- Title: Cyprus leaders start week of crunch peace talks
- Date: 9th January 2017
- Summary: GENEVA, SWITZERLAND (JANUARY 9, 2017) (AGENCY POOL) **** WARNING CONTAINS FLASH PHOTOGRAPHY **** ANASTASIADES AND EIDE WALKING IN CORRIDOR DELEGATION ENTERING MEETING ROOM AKINCI ENTERING MEETING ROOM AKINCI STANDING INSIDE ROOM DELEGATIONS BEHIND ROUND TABLE AKINCI SITTING EIDE, SPEHAR AND OTHER MEMBERS OF UNITED NATIONS DELEGATION SITTING AKINCI LOOKING ON ANASTASIADES TALKING
- Embargoed: 24th January 2017 09:28
- Keywords: peace talks Mustafa Akinci Nicos Anastasiades reunification
- Location: GENEVA, SWITZERLAND
- City: GENEVA, SWITZERLAND
- Country: Switzerland
- Topics: Diplomacy/Foreign Policy,Government/Politics
- Reuters ID: LVA0025YCZO07
- Aspect Ratio: 16:9
- Story Text: Leaders of ethnically split Cyprus settled down for a week of intensive talks in Geneva on Monday (January 9), seeking to reach the outline of a peace deal to end decades of division.
Hoping to succeed where others failed, Turkish Cypriot leader Mustafa Akinci and Greek Cypriot leader Nicos Anastasiades were meeting at the United Nations headquarters in the Swiss city for three full days of discussions.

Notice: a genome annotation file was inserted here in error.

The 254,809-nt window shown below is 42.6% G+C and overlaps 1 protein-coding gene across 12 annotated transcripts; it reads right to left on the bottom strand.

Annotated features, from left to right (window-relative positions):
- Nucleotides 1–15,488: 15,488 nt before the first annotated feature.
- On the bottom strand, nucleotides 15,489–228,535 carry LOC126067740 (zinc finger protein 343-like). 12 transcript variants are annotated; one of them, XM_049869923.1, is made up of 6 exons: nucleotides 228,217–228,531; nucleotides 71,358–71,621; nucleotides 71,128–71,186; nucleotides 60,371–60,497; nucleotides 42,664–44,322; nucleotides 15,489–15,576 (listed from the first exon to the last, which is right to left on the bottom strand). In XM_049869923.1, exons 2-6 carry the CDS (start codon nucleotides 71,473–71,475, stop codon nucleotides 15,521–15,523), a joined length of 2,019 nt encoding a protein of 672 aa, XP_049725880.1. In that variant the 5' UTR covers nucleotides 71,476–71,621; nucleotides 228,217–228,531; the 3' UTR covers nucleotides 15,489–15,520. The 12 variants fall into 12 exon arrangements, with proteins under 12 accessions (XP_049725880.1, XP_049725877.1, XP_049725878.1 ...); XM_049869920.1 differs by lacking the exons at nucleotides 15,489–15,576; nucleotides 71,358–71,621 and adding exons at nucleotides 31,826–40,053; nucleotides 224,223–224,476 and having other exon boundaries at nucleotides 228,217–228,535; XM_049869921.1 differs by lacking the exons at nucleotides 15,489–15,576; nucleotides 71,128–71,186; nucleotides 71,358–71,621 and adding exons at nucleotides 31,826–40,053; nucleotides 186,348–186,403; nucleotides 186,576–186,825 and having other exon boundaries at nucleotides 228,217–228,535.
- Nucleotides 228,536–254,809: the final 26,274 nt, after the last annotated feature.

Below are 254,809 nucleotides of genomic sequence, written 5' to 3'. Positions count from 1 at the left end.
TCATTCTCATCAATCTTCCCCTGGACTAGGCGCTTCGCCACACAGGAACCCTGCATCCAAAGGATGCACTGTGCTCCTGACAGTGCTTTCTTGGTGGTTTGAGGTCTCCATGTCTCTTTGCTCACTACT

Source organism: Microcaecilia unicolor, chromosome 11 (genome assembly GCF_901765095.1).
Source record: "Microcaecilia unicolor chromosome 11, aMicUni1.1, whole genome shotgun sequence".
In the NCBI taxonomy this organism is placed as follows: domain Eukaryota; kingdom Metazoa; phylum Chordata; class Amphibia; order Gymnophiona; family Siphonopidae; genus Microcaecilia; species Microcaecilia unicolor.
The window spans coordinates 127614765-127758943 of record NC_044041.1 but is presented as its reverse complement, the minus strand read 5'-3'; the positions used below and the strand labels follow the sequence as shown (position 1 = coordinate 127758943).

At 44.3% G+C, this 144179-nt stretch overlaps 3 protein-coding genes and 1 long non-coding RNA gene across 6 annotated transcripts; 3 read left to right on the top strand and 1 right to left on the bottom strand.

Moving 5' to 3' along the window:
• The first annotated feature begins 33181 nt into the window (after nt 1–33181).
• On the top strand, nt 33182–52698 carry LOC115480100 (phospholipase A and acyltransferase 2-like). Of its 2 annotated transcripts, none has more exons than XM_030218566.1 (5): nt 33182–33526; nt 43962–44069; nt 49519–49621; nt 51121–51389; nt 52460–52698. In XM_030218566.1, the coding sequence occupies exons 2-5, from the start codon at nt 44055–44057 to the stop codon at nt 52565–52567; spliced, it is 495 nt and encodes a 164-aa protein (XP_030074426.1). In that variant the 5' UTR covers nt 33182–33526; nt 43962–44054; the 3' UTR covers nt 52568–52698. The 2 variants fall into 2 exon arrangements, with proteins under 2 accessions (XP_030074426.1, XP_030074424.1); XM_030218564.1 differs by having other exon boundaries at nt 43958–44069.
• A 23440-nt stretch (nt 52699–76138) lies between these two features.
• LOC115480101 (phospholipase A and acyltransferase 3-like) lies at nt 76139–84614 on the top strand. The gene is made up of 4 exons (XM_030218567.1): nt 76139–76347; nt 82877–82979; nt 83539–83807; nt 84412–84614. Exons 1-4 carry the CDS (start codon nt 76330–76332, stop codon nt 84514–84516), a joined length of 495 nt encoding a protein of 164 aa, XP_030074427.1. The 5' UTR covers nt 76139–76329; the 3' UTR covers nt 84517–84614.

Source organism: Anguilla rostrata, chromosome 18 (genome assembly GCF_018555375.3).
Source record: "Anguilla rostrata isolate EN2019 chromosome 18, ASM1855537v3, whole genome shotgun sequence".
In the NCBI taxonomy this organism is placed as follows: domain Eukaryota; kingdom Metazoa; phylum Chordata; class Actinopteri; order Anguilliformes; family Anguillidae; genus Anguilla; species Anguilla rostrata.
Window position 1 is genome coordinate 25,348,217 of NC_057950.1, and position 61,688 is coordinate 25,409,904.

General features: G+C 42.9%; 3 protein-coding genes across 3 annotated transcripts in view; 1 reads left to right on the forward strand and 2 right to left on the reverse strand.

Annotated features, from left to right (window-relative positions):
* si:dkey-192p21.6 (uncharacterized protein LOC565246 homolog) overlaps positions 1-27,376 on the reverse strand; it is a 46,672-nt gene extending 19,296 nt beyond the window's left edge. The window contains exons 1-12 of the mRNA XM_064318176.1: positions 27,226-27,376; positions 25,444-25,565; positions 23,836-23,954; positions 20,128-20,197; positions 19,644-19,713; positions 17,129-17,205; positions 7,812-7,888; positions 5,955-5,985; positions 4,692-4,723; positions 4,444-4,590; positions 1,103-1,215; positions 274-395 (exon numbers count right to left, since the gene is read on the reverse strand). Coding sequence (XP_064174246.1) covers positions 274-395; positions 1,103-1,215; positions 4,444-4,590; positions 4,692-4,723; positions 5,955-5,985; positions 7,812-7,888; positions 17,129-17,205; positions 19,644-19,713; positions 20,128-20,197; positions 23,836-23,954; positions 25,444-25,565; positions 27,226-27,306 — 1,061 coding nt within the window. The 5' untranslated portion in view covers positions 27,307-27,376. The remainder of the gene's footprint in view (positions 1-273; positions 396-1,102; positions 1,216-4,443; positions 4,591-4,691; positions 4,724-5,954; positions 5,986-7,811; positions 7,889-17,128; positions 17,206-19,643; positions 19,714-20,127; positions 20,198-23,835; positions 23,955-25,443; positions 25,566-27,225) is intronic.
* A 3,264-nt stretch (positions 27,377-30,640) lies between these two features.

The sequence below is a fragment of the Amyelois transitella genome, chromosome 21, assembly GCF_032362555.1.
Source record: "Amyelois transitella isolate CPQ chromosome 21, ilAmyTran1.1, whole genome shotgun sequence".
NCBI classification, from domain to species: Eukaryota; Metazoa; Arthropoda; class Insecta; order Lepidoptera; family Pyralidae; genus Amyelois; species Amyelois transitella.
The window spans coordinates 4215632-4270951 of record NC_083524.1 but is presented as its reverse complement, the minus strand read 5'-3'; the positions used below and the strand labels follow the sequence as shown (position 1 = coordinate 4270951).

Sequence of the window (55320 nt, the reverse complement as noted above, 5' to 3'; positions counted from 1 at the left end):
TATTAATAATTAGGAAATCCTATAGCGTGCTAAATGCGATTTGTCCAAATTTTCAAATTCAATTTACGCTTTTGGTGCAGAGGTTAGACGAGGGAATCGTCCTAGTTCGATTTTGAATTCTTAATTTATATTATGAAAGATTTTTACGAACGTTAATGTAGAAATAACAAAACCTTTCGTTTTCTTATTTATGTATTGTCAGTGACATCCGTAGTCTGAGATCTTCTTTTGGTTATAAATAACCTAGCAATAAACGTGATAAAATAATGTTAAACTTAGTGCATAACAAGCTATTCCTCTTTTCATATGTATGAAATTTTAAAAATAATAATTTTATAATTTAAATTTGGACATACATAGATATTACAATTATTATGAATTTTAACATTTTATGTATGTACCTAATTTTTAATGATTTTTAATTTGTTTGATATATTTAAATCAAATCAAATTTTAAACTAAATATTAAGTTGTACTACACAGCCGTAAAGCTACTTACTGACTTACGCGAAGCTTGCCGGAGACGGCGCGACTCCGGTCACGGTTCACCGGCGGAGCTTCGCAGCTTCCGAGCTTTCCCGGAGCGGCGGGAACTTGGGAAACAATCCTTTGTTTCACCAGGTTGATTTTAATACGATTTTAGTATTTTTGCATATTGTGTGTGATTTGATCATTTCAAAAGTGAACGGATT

The talks would subsequently broaden to include other nations with a stake on the strategically placed island on Thursday.
New U.N. Secretary-General Antonio Guterres, who was expected to attend the conference on Thursday (January 12), has described the talks as an "historic opportunity" for a breakthrough.
Power-sharing, redrawing property boundaries and security issues in a future reunited homeland are key sticking points in negotiations that have resulted in logjams in the past.
However, mediators are keen to capitalize on the momentum of two moderates at the helm of their communities before domestic election cycles dislodge the process.
Cyprus's Greek and Turkish Cypriots have lived estranged since 1974, when Turkey invaded the island's north after a brief Greek-inspired coup. The seeds of partition were sown years earlier soon after independence from Britain in 1960.
Today, the island of just over one million inhabitants is split with Turkish Cypriots in the north and Greek Cypriots in the south, separated by one of the world's oldest U.N. peacekeeping forces.
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